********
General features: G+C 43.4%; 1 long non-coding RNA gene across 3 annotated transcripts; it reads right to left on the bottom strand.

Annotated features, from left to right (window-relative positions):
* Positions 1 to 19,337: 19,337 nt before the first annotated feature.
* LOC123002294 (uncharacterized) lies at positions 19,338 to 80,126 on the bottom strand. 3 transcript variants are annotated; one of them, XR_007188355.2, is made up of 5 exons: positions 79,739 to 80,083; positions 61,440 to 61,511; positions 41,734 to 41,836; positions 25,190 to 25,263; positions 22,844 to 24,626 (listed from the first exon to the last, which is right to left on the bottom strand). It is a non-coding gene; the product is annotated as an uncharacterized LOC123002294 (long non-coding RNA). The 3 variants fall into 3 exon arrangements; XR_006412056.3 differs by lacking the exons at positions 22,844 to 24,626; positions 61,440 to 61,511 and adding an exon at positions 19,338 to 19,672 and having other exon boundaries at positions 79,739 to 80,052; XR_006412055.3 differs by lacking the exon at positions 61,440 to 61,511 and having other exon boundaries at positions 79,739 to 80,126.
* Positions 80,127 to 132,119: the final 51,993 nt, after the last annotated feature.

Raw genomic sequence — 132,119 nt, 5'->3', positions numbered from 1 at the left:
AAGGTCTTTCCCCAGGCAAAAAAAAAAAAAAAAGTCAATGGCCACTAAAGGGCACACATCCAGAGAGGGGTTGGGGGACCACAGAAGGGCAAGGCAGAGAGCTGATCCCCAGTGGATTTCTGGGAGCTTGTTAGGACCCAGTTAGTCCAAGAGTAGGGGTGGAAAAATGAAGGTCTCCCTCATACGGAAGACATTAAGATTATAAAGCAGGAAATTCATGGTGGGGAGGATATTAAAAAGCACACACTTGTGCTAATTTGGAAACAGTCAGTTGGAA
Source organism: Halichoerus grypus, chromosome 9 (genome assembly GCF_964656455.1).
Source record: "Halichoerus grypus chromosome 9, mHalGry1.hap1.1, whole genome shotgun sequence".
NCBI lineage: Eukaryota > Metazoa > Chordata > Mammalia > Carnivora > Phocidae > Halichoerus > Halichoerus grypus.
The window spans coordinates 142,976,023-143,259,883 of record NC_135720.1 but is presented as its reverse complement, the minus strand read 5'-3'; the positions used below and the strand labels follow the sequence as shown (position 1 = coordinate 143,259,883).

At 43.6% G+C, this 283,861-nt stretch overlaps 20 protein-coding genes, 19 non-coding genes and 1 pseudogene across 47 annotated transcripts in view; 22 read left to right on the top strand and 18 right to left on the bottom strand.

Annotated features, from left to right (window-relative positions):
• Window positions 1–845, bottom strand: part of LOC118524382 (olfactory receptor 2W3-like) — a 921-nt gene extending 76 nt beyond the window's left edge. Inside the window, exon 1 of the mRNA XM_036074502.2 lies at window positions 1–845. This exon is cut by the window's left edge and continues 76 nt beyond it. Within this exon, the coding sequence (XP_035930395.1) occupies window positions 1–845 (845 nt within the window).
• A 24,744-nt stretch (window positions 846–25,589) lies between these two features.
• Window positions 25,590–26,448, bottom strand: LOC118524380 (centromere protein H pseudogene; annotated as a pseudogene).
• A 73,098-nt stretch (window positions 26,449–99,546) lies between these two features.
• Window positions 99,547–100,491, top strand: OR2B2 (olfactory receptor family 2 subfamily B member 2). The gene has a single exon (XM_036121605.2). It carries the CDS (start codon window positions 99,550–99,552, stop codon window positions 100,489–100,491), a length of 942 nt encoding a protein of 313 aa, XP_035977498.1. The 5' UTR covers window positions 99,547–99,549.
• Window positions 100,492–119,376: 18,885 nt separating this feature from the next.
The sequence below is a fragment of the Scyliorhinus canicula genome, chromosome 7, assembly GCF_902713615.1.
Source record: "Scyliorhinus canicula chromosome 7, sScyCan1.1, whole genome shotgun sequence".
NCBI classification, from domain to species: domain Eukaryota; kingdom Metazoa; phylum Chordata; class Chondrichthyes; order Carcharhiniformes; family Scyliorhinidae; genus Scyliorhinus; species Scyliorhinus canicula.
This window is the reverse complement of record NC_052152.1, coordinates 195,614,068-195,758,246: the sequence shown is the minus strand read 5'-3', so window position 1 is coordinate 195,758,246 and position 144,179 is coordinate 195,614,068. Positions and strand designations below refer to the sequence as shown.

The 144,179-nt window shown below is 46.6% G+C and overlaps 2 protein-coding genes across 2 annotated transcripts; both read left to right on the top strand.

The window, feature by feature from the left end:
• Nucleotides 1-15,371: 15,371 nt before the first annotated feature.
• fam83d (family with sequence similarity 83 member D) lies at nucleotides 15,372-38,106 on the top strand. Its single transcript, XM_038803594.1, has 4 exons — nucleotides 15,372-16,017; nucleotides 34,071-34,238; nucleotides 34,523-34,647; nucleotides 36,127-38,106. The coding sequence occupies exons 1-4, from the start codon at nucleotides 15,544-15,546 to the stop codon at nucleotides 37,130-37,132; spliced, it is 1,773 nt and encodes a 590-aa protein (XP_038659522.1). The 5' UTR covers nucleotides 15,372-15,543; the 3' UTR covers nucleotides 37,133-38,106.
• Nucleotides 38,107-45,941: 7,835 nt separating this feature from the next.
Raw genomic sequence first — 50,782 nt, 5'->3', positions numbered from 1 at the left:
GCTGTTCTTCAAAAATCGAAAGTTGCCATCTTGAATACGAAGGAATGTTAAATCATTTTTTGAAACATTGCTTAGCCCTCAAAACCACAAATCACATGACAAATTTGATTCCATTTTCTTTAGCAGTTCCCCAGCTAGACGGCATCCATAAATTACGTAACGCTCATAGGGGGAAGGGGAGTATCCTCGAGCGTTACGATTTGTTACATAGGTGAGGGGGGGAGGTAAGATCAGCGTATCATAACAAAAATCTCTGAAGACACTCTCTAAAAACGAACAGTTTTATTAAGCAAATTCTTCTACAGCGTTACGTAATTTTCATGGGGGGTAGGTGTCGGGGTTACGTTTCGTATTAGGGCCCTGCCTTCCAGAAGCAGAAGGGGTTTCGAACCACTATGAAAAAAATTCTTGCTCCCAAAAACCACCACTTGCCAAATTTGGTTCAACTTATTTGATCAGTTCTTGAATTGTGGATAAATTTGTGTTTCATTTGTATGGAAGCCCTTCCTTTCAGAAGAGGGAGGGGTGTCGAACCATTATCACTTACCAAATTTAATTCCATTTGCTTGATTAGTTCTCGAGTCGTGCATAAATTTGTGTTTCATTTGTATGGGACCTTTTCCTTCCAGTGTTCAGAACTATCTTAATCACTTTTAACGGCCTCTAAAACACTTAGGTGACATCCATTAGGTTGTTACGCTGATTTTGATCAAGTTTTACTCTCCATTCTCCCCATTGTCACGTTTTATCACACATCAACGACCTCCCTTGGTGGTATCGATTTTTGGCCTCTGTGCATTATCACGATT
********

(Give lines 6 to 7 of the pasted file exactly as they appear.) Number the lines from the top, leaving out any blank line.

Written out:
Raw genomic sequence — 132,119 nt, 5'->3', positions numbered from 1 at the left:
AAGGTCTTTCCCCAGGCAAAAAAAAAAAAAAAAGTCAATGGCCACTAAAGGGCACACATCCAGAGAGGGGTTGGGGGACCACAGAAGGGCAAGGCAGAGAGCTGATCCCCAGTGGATTTCTGGGAGCTTGTTAGGACCCAGTTAGTCCAAGAGTAGGGGTGGAAAAATGAAGGTCTCCCTCATACGGAAGACATTAAGATTATAAAGCAGGAAATTCATGGTGGGGAGGATATTAAAAAGCACACACTTGTGCTAATTTGGAAACAGTCAGTTGGAA